Wider Supply of Opioid Antidote Naloxone Won't Encourage Heroin Use: Study
Contrary to concerns, wider availability of naloxone treatment is not increasing heroin use among U.S. teens, new research finds.
Naloxone (Narcan) quickly reverses an overdose from opioids like heroin, fentanyl, morphine and oxycodone (OxyContin). There had been some worry that expanding access to naloxone might inadvertently promote high-risk substance use among young people. However, the study of more than 900,000 teens found that is not the case.
“Findings from our research do not support the hypothesis that broader availability of naloxone between the years studied of 2007 to 2019 increased heroin use or injection drug use among adolescents and suggest that increased adolescent drug use as an unintended consequence of naloxone availability is an unfounded concern,” said first author Emilie Bruzelius, a doctoral student at Columbia Mailman School in New York City.
By 2019, all U.S. states had legislation to improve naloxone access and encourage its use.
“Because most opioid overdose deaths are preventable, its timely administration has lifesaving potential to restore normal breathing and prevent death, and broadening access to naloxone is a key component of the U.S. opioid overdose epidemic response,” Bruzelius said in a school news release.
Despite concerns, naloxone access and pharmacy naloxone distribution were actually more consistently associated with decreases in heroin and injection drug use among teenagers, the researchers found.
People who use nonmedical opioids and heroin typically start in adolescence and early adulthood. To study this age group, researchers used data from the national Youth Risk Behavior Surveillance System, analyzing responses from 920,000 students ages 15 to 18.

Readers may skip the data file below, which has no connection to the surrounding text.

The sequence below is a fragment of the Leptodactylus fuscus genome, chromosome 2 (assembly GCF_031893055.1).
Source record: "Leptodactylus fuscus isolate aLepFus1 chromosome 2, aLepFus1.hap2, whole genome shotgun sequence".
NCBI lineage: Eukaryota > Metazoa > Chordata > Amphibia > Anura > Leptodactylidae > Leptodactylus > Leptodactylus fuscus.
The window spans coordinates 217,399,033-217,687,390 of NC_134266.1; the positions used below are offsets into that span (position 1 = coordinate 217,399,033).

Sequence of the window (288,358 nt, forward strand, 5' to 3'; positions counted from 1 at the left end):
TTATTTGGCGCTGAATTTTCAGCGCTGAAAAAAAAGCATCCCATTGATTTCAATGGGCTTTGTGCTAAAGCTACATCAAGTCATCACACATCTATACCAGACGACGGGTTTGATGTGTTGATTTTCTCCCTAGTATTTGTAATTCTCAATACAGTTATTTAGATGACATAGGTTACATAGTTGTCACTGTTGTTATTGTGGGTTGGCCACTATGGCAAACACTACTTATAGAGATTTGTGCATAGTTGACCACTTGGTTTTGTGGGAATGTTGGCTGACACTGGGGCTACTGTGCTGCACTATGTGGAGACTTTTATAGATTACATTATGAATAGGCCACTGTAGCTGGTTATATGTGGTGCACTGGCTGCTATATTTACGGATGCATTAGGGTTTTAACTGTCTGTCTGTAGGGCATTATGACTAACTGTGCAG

From 2007 to 2019, all but three states participated in the survey. Those that did not were Oregon, Washington and Minnesota.
The researchers looked at state-level naloxone adoption. They also analyzed retail transactions involving naloxone using a prescription database that captures about 92% of U.S. retail pharmacies.
Of the teens, 2.75% reported heroin use during their lifetime. Researchers found a small decrease in heroin use over the period: prevalence was 2.72% in 2007 and decreased to 2.27% in 2019. Lifetime injection drug use remained stable at 2.48% in 2007 and 2.65% in 2019.
“Given the limited magnitude of both associations, we interpreted these results as failing to provide meaningful support for the risk compensation hypothesis,” Bruzelius said. “However, we do realize that heroin use and IDU [injection drug use] are generally rare outcomes that are often underreported given their stigmatizing nature.”
Although naloxone is a valuable tool to reduce opioid overdose deaths, access remains low in many places, according to the study.
“Efforts to improve naloxone access should continue to be an urgent public health priority, including among adolescents who represent an increasingly vulnerable population at risk for fatal and nonfatal overdose,” said co-author Dr. Silvia Martins, a Columbia Mailman School professor of epidemiology.
“As a critical public health measure, we urge further removal of naloxone access barriers. Given that the overdose epidemic continues to affect our nation as a whole, this is an important priority not only for adolescents but people of all ages,” Martins said in the release.
The study findings were published online recently in the International Journal of Drug Policy. The study was supported by the U.S. National Institutes of Health and U.S. National Institute on Drug Abuse.
The U.S. National Institute on Drug Abuse has more on naloxone.
SOURCE: Columbia University Mailman School of Public Health, news release, March 6, 2023